Oil in American History

“Oil in American History,”  A special issue of the Journal of American History, Vol. 99 (June 2012), co-edited by Brian Black, Karen Merrill, and Tyler Priest

Full special issue
Companion website
Press Release for Special Issue

This special issue of the Journal of American History, “Oil in American History,” addresses one of the most central and controversial topics of contemporary political and social debates: the reliance of the United States and its citizens on petroleum and its by-products. For decades, American society has run on oil. Yet despite oil’s nearly pervasive role in our  daily lives, few Americans have ever directly viewed the oil that travels from the well to their cars, and most consumers have  had only a vague sense of their dependence on a multitude of synthetic materials derived from oil. Similarly, oil is largely invisible in many narratives of twentieth-century U.S. history.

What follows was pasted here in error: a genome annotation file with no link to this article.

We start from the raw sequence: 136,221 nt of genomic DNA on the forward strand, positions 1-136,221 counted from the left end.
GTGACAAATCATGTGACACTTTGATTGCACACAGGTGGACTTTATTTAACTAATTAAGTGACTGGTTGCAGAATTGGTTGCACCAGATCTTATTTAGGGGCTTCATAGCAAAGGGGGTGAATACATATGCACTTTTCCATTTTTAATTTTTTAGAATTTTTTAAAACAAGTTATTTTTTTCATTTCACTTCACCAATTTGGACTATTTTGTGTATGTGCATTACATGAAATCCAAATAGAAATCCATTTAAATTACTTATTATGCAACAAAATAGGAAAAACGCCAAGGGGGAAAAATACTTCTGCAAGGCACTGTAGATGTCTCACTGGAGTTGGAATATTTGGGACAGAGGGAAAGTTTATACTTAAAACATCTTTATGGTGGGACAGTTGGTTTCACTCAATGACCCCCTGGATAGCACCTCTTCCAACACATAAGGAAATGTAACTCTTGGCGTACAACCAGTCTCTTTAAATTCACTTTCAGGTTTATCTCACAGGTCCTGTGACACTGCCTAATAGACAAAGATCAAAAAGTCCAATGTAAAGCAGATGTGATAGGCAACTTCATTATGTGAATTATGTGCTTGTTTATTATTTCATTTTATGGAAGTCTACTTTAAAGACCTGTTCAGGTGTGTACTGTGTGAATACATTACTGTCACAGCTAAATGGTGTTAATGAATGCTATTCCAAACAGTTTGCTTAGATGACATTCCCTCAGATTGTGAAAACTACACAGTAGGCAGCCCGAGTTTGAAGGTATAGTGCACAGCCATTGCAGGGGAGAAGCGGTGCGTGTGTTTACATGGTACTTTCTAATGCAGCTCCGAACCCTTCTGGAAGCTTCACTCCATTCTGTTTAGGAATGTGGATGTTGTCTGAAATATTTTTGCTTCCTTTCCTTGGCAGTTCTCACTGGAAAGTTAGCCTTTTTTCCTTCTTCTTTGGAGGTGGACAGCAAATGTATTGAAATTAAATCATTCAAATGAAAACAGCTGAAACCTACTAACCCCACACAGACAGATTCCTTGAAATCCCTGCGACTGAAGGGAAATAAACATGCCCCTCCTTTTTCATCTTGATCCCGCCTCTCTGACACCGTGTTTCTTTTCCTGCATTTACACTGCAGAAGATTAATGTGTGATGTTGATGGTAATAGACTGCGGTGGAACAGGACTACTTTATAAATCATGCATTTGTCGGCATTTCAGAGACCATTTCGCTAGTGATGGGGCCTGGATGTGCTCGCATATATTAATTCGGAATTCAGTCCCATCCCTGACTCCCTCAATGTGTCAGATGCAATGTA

Prompted by a growing awareness of oil’s centrality to American life following a dramatic rise in crude prices, the spectacular drilling disaster in the Gulf of Mexico in 2010, and concern about climate change driven by the use of fossil fuels, this special issue of the Journal of American History assembles a variety of approaches to writing oil into U.S. history. The goal of the contributors to this special issue—Brian C. Black, Michael Botson, Paul Chastko, Craig E. Colten, Darren Dochuk, Sarah S. Elkind, Jay Hakes, Stephen Haycox, Diana Davids Hinton, Toby Craig Jones, Kairn A. Klieman, Robert Lifset, Karen R. Merrill, Kathryn Morse, David S. Painter, Joseph A. Pratt, Tyler Priest, Paul Sabin, Myrna Santiago, Christopher Sellers, Jason Theriot, and Christopher W. Wells—is not only to provide new analyses of traditional oil subjects, such as business, technology, and foreign policy, but also to explore novel themes, such as the social and cultural aspects of oil consumption, the environmental politics and impact of oil development, oil’s relationship to evangelical Christianity, oil and urbanization, labor organizing and government taxation of oil, and the depiction of oil in print, television, and film. Several essays contribute to the internationalization of U.S. history by examining American oil interests in Mexico, Canada, Nigeria, and the Middle East. Others highlight the distinctiveness of the Gulf of Mexico in the landscape of American oil. Together, the contributions to this special issue provide a unique lens on modern U.S. history.

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